A seemingly minor provision in last year's Inflation Reduction Act is already hurting patients, will soon increase their out-of-pocket costs, and may send them to the hospital instead of the pharmacy to receive their care. The good news is that Congress can easily fix the problem.

Here's the backstory: the IRA allows Medicare to directly negotiate with drug makers for lower prices--a longstanding Democratic goal. The law also provides some guardrails for those negotiations, by clarifying that the final negotiated price of common medicines cannot exceed 40 to 75% of the average price paid by private insurers, hospitals, and other commercial payers.

Lawmakers recognize these price controls would discourage investments in R&D.

Unfortunately, they didn't give the same length of reprieve to all medicines. Biologics, which are grown from living cell cultures and are typically administered under medical supervision by injection or infusion, won't face price controls until 13 years after FDA approval.

Small-molecule chemical compounds, which patients typically pick up in pill form at the drugstore and take at home, face price controls just nine years after approval.

This disparity creates a conundrum for investors and biotech companies. Suppose a firm has two promising research lines--one investigating a small-molecule experimental medicine, the other exploring a biologic.

All else equal, the company will almost certainly pursue the biologic, since if the research proves successful, and the experimental drug receives FDA approval, the company would have 13 years before price controls take hold, rather than just nine years. Likewise, investors who fund the development of new therapies are already shifting capital based on this dynamic.

Lawmakers created a perverse incentive for companies to shift research and development away from small-molecule compounds and into biologics -- not on the basis of scientific or medical promise, but simply because of the new incentives the IRA introduced.

Small molecule drugs are the most common type of prescription medication, accounting for more than 90% of all drugs on the market. These drugs are essential for treating a wide range of medical conditions, from diabetes to heart disease and infectious diseases. Especially in the area of oncology treatments, small-molecule drugs have been on the leading edge of research and development because of their ability to target cancer cells without damaging surrounding tissue.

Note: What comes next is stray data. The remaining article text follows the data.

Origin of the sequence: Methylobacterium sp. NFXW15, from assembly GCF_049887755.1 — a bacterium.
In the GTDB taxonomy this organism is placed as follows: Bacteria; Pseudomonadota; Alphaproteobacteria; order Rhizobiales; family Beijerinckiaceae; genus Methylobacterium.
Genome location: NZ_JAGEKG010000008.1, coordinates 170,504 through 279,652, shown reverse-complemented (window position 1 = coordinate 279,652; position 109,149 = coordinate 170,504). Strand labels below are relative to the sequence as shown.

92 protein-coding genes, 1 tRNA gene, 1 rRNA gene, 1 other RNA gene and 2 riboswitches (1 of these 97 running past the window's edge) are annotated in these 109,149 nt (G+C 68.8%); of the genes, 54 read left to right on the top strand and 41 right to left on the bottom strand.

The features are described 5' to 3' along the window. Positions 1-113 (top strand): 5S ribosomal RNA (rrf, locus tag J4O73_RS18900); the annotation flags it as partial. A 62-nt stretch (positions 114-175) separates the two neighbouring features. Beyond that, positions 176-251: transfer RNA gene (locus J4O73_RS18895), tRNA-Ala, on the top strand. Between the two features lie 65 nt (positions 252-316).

That research is now in jeopardy. Drug development has always been a very risky business. Just 12% of drugs that make it into clinical trials ultimately win FDA approval. Taking into account the cost of the failures, it takes on average an astonishing $2.6 billion to bring a new medication to market. Drug makers count on the revenue from rare successes to make a return and cover the costs of research that doesn't pan out.

Before deciding to green-light a new project, drug makers and investors have to project investment costs against anticipated lifetime revenues. With the nine versus 13 years of exemption from price negotiations, the IRA places a huge thumb on the scale in favor of biologics. Major drugmakers AstraZeneca and Merck, among others, say the IRA's 9-year exemption rules already have them rethinking investment priorities.

And this shift isn't good for patients--or taxpayers--in the long run. Biologics generally cost more when they come on the market, and they are more expensive to administer. This means higher out-of-pocket costs. Getting to a hospital, clinic or doctor's office imposes an additional burden on patients, especially in low-income, rural, and minority communities that may lack convenient access. Finally, generic versions of biologics are harder to create than pills, which may eliminate generic cost savings over the long term. Considering 90 percent of all prescriptions are for generic medications, this is a disaster for patients who struggle to afford health costs.

Fortunately, fixing the problem is simple. Congress should equalize the number of years for all medications before price controls take hold. That'd ensure biotech companies make their investment decisions based on science, rather than Medicare's arbitrary reimbursement policy.

(Joel White is the President of the Council for Affordable Health Coverage, a non-profit advocacy organization that seeks to lower the cost of health care for all Americans.)

Customers wait in line in the pharmacy department at a Target store in the Brooklyn borough of New York